The insiders are not optimistic about RI’s fiscal position.  According to the Budget Status presentation noted above, the “RI economy underperforms compared to the US as a whole”.  The RI “recovery [is] much slower than prior projections” and as one would expect given the lack of economic leadership “the good news keeps getting pushed to later years”.  
Remember, the 5 year budget plan included one billion dollars in deficits.
OSTPA cannot see where the ‘good news’ ever appears on RI’s fiscal horizon. The presentation asks the question that OSTPA has been asking since the Executive Order was issued to create the Health Insurance Exchange, “How will the Exchange be funded after January 2, 2015?”  No answers from the lawmakers or from the branch that ordered the creation of the Exchange. 
Additionally, the presentation reports that the Budget Office estimates a higher gap than the original projection of $140 million for the 2014/2015 year with estimates of up to $400 million in deficits five years out. OUCH!  The presentation goes on to list the issues for the budget -  the “RI infrastructure funding gap”, the lack of “funding for the state health benefits exchange”, the lack of “control of current year spending to mitigate budget year deficit”, a “slow growing economy”, and “structural tax and spending issues”.  The same old song.  
So what did our fearless leaders do in 2013
With 9% unemployment, they increased the minimum wage from $7.75 to $8.00, they allowed private, independent day care providers to be represented for the purpose of negotiating a public sector contract, adding more demands and people to the public union strong hold, they renamed and reorganized the Economic Development Corp. hoping people would think the General Assembly was actually doing something to improve economic development in RI.  They temporarily placated the East Bay population with an insulting 10 cent toll on the Sakonnet Bridge while establishing a “study commission” to develop a plan to close the gap on the fiscal needs for the entire state’s infrastructure maintenance budget. By the way, that study commission has failed to offer any recommendations. And lastly, they proceeded to pay the 38 Studios debt.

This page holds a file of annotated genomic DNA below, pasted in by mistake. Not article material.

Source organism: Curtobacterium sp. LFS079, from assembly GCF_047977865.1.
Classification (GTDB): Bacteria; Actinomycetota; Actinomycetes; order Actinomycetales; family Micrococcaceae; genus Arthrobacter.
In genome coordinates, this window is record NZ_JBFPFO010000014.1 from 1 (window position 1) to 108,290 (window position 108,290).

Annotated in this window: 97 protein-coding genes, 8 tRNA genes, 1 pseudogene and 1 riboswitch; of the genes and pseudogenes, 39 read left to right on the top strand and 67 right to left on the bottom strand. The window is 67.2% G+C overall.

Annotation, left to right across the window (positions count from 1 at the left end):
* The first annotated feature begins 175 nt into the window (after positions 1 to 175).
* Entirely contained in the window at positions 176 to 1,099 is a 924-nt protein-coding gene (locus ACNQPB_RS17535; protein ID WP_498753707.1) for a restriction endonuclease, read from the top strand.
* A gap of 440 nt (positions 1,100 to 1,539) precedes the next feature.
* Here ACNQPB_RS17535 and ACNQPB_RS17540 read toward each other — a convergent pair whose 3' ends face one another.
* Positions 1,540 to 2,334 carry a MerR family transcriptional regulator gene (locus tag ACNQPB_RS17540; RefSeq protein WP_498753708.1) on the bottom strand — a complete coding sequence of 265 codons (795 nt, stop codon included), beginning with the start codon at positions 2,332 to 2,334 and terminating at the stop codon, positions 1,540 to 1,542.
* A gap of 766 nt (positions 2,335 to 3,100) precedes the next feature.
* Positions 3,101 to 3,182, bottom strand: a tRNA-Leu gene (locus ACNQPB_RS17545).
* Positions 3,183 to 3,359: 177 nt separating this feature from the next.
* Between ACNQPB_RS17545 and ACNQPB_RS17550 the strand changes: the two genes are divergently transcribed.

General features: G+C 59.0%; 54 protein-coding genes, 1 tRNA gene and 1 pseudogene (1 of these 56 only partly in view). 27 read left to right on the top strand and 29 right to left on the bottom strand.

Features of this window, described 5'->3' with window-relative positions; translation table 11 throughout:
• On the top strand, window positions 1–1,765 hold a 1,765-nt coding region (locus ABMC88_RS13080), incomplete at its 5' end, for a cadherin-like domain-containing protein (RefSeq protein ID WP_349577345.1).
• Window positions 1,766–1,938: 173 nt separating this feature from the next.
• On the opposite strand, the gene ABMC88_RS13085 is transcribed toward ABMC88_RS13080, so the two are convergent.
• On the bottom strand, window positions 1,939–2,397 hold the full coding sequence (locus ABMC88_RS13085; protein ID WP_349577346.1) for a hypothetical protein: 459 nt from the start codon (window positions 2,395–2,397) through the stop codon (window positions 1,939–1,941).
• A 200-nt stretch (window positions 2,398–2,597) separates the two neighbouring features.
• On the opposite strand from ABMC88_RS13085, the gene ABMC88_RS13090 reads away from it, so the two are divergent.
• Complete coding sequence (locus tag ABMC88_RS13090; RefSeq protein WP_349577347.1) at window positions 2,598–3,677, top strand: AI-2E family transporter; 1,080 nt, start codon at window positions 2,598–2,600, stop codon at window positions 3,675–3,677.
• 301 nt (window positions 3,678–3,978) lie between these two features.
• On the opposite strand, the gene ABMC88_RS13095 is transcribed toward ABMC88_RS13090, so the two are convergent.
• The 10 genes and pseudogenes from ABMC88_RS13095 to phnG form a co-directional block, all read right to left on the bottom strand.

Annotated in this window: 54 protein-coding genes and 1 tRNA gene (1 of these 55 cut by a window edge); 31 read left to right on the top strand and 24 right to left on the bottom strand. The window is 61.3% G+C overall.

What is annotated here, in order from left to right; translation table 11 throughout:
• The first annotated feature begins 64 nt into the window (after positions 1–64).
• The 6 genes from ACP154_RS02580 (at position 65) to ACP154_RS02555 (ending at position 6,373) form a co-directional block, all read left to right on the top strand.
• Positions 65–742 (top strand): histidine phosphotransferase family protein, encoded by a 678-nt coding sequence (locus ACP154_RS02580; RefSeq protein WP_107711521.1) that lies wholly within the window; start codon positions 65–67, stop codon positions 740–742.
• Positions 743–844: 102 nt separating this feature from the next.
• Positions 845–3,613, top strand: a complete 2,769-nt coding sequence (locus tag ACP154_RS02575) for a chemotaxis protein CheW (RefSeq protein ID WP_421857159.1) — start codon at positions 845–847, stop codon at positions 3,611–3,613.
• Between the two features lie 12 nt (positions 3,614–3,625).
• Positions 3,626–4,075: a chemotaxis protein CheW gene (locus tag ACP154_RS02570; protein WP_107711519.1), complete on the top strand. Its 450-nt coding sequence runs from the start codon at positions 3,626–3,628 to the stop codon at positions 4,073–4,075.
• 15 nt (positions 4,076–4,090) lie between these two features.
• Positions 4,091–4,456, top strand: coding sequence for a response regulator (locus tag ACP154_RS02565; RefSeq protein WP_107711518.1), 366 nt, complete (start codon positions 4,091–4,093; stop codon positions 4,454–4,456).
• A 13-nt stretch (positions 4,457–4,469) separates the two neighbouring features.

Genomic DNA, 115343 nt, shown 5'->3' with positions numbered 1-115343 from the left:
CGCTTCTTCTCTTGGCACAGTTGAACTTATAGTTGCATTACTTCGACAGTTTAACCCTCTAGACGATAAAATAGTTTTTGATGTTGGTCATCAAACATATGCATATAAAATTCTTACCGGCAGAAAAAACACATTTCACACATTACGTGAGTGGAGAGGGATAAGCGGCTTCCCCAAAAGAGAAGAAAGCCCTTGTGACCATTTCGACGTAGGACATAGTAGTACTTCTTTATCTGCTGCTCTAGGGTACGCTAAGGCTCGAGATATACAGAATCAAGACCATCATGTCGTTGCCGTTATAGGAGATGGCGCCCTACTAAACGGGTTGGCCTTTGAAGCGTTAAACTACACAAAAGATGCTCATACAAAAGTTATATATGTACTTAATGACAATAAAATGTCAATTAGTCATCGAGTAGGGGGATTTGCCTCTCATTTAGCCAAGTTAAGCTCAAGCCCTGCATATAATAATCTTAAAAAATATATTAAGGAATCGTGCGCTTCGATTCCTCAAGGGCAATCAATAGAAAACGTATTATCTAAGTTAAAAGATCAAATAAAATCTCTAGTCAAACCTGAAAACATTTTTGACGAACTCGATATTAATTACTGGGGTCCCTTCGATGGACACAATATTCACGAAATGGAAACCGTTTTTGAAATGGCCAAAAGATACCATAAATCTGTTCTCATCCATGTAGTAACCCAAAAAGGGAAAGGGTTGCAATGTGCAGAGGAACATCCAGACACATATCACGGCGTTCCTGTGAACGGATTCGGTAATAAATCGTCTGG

What can we expect in 2014?  
On the upside,Speaker Fox was asked if tax increases would be on the table and he said no. Additionally, he recently wrote an editorial addressing the naysayers of pension reform (hopefully to include Judge Sarah Taft-Carter) to once again explain that RI’s public pensioners could have been the Central Falls pensioners or the Detroit pensioners if this reform had not been enacted. He resolutely stands by the actions of the General Assembly. However, Rhode Islanders must remember that he resolutely stood by the actions of the General Assembly when they passed Voter ID, but recently, claimed a “HUGE WIN” when they reported that the Speaker had reversed his position on Voter ID. His legs are apparently a bit wobbly now and he is not standing so resolutely by Voter ID in 2014.  Beware the backtracking Speaker Fox.  Will he back track on pension reform, just two years after touting it as the primary long-term effort of turning RI’s business climate around?  Will he stand resolutely about no increase in taxes? 
Stay tuned for the Governor’s Budget presentation for the 2014/2015 year along with the 5 year projections.  Perhaps now that he is not running for governor, he will do the right thing by the RI taxpayer and provide a courageous plan that eliminates the projected 5 year deficits.  



If you find our Weekly Legislative Alerts informative and the web site a good source of information, please consider a donation to help us maintain these tools.  RI citizens have very little access to the candid information that OSTPA provides and even less access to a platform that connects the dots from the legislators, to the legislation, to the resulting impact on the RI economy